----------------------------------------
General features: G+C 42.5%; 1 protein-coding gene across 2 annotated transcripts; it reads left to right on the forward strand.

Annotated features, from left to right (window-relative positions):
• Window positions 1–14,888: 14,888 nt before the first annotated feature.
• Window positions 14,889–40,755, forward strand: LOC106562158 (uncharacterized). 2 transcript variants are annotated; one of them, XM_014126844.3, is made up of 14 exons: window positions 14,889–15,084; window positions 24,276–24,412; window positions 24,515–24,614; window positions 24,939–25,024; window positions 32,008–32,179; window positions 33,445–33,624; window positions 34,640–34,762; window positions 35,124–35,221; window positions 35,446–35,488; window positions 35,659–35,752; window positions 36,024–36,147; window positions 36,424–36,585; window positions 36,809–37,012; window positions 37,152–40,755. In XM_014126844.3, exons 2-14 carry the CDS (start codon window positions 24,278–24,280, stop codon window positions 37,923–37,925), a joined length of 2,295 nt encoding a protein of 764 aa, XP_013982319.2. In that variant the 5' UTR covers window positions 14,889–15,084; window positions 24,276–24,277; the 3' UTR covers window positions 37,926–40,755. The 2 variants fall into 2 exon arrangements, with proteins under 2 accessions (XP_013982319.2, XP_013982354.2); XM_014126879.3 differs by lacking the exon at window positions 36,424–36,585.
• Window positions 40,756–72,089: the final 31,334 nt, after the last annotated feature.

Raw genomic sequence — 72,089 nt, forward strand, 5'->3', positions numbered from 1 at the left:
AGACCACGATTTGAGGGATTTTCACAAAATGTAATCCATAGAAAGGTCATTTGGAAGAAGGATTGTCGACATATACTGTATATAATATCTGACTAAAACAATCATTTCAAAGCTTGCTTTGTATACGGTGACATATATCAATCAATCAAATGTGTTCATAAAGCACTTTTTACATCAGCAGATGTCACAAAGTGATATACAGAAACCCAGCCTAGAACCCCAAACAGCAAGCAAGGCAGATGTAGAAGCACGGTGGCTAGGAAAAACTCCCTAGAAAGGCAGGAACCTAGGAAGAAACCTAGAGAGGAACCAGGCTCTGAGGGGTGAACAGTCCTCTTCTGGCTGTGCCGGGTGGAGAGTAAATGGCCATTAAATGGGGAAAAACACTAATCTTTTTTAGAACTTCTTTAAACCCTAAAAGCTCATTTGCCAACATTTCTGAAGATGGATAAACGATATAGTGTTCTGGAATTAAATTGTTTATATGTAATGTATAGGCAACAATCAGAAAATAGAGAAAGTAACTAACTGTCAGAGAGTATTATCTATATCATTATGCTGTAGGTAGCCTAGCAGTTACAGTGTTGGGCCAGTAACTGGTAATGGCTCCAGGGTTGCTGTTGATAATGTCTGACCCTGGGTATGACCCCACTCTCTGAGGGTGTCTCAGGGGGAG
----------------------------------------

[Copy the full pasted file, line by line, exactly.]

General features: G+C 42.5%; 1 protein-coding gene across 2 annotated transcripts; it reads left to right on the forward strand.

Annotated features, from left to right (window-relative positions):
• Window positions 1–14,888: 14,888 nt before the first annotated feature.
• Window positions 14,889–40,755, forward strand: LOC106562158 (uncharacterized). 2 transcript variants are annotated; one of them, XM_014126844.3, is made up of 14 exons: window positions 14,889–15,084; window positions 24,276–24,412; window positions 24,515–24,614; window positions 24,939–25,024; window positions 32,008–32,179; window positions 33,445–33,624; window positions 34,640–34,762; window positions 35,124–35,221; window positions 35,446–35,488; window positions 35,659–35,752; window positions 36,024–36,147; window positions 36,424–36,585; window positions 36,809–37,012; window positions 37,152–40,755. In XM_014126844.3, exons 2-14 carry the CDS (start codon window positions 24,278–24,280, stop codon window positions 37,923–37,925), a joined length of 2,295 nt encoding a protein of 764 aa, XP_013982319.2. In that variant the 5' UTR covers window positions 14,889–15,084; window positions 24,276–24,277; the 3' UTR covers window positions 37,926–40,755. The 2 variants fall into 2 exon arrangements, with proteins under 2 accessions (XP_013982319.2, XP_013982354.2); XM_014126879.3 differs by lacking the exon at window positions 36,424–36,585.
• Window positions 40,756–72,089: the final 31,334 nt, after the last annotated feature.

Raw genomic sequence — 72,089 nt, forward strand, 5'->3', positions numbered from 1 at the left:
AGACCACGATTTGAGGGATTTTCACAAAATGTAATCCATAGAAAGGTCATTTGGAAGAAGGATTGTCGACATATACTGTATATAATATCTGACTAAAACAATCATTTCAAAGCTTGCTTTGTATACGGTGACATATATCAATCAATCAAATGTGTTCATAAAGCACTTTTTACATCAGCAGATGTCACAAAGTGATATACAGAAACCCAGCCTAGAACCCCAAACAGCAAGCAAGGCAGATGTAGAAGCACGGTGGCTAGGAAAAACTCCCTAGAAAGGCAGGAACCTAGGAAGAAACCTAGAGAGGAACCAGGCTCTGAGGGGTGAACAGTCCTCTTCTGGCTGTGCCGGGTGGAGAGTAAATGGCCATTAAATGGGGAAAAACACTAATCTTTTTTAGAACTTCTTTAAACCCTAAAAGCTCATTTGCCAACATTTCTGAAGATGGATAAACGATATAGTGTTCTGGAATTAAATTGTTTATATGTAATGTATAGGCAACAATCAGAAAATAGAGAAAGTAACTAACTGTCAGAGAGTATTATCTATATCATTATGCTGTAGGTAGCCTAGCAGTTACAGTGTTGGGCCAGTAACTGGTAATGGCTCCAGGGTTGCTGTTGATAATGTCTGACCCTGGGTATGACCCCACTCTCTGAGGGTGTCTCAGGGGGAG